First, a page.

Driver Alleges Defective Seat Belt Caused Paralysis


Seat BeltPlaintiff was driving his car on the ramp between two highways in South Carolina when he lost control of the car. It exited the left side of the ramp and overturned. Plaintiff and his passenger were coded as using their available lap and shoulder belt system. The police report indicates that the airbags did not deploy during the subject incident. The police reported that the vehicle rolled over but that it did not strike any objects.

Plaintiff sustained paralyzing cervical injuries as a result of the rollover. His passenger was not injured.

Plaintiff alleges that restraint system is defective. It was significantly compromised due to the movement of the D-Ring mount in to the B-pillar. As the B-pillar deformed in the rollover, the seat belt went slack, and plaintiff alleges he was injured from the resulting incursion into the occupant area.

Question(s) For Expert Witness

  • 1. What caused the injury?
  • 2. Was the design defective?
  • 3. Were there safer alternative designs?

Expert Witness Response

My inspection and research on this vehicle, along with review of the discovery provided by the manufacturer, did not reveal any safety equipment installed on this vehicle that was designed and tested with the specific purpose of preventing occupant excursion and therefore providing safety to an occupant in a rollover event. Indeed, the vehicle did not contain any type of rollover sensing devices, nor did it contain a rollover actuated pretensioner, and it did not contain a side air curtain/canopy airbag system. Furthermore, I have not seen a full vehicle rollover test from the manufacturer on this case.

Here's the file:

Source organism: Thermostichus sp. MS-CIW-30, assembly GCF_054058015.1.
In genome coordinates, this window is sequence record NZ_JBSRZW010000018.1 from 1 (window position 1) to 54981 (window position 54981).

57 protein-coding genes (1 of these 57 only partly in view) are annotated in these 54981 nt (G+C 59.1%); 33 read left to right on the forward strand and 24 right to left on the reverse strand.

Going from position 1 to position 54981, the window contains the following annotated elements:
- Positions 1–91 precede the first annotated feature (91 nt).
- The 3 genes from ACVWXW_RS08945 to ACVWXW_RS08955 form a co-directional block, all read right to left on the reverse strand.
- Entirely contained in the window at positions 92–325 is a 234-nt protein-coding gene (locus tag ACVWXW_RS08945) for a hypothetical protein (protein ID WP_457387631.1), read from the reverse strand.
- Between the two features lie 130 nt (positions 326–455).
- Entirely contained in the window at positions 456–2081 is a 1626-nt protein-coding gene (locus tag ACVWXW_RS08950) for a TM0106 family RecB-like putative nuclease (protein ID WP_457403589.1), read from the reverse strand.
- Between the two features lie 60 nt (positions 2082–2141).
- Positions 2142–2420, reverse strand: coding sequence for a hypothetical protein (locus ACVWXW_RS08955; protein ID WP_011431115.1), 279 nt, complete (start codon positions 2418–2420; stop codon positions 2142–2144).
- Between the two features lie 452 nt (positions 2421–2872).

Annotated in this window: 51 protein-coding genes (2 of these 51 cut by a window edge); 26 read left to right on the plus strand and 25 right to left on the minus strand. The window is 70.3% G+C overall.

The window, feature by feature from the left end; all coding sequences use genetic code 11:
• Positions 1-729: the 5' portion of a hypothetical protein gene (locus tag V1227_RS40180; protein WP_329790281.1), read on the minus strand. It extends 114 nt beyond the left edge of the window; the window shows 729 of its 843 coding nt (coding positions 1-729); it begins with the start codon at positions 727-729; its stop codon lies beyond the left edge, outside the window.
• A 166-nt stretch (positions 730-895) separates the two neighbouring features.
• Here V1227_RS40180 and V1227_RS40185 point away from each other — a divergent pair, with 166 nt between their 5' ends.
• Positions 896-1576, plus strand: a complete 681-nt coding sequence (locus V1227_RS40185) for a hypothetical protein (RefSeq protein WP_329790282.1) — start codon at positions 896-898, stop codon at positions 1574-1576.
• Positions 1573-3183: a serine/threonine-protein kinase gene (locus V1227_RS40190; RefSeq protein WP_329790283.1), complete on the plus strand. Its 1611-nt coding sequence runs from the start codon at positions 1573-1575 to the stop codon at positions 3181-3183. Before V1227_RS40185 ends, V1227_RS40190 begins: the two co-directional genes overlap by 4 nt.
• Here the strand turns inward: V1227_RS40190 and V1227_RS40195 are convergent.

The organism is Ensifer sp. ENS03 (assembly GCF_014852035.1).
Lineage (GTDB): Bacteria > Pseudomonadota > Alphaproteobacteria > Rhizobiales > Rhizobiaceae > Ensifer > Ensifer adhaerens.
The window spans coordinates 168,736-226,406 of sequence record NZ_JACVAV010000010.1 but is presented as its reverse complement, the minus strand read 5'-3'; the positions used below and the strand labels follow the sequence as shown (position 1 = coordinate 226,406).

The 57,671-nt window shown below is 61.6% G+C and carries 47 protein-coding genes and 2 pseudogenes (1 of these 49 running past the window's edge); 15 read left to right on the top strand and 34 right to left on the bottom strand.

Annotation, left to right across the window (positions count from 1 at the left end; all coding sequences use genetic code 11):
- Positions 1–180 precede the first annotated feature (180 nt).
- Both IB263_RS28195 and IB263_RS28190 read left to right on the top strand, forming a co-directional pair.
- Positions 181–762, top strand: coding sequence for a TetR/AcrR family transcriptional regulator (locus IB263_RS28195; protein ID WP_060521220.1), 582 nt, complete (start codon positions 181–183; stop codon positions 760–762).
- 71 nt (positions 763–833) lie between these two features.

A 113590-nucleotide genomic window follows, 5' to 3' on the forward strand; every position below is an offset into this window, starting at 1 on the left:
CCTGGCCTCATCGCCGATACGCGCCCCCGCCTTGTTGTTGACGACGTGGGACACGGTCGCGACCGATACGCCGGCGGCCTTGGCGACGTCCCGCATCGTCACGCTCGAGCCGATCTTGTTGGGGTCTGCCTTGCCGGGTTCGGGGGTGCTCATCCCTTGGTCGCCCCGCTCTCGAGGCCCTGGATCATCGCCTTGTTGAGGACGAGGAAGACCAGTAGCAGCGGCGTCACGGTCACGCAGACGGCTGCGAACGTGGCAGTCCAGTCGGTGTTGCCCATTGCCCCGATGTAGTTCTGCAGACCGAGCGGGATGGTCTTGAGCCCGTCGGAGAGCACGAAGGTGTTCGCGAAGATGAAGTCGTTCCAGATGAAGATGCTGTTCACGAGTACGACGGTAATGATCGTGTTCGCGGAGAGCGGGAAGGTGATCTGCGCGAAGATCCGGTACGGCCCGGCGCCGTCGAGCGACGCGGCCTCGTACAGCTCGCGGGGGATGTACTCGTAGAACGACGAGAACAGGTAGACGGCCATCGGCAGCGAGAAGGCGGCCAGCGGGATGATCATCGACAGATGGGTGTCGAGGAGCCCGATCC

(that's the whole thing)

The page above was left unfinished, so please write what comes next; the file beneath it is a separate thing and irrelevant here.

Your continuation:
The manufacturer should have implemented a restraint system in the vehicle that was capable of properly restraining plaintiff, who was five feet five inches tall. These design features were utilized by the manufacturers of other 1999 and prior-year vehicles. The fact that plaintiff’s restraint system did not provide him with sufficient protection during the subject rollover event would have been clear to the manufacturer if it had conducted sufficient dynamic rollover testing.

In this accident, the accelerations to plaintiff were relatively low and were well within human tolerance levels. Therefore, plaintiff would not be expected to sustain significant injury if his restraint system properly mitigated excursion.

The passenger was in the same rollover crash as plaintiff, but he did not sustain any life threatening or serious injuries, despite being four inches taller. This demonstrates, among other items, that the accelerations of the vehicle were not beyond human tolerance, and had plaintiff’s seat belt system not have slack induced (via an ABTS system) he would have survived the rollover without severe injury.

The left front restraint system was defective, and ineffective in providing any meaningful rollover protection. Alternative safer designs included seat belt anchors that all mount directly to the seat in optimum positions. An ABTS restraint system would have maintained the belt’s optimal positioning on plaintiff regardless of his seated position and regardless of any B-pillar deformations. The implementation of this design would have prevented the excessive excursions and, like the passenger, would have survived the rollover crash without sustaining severe injuries.

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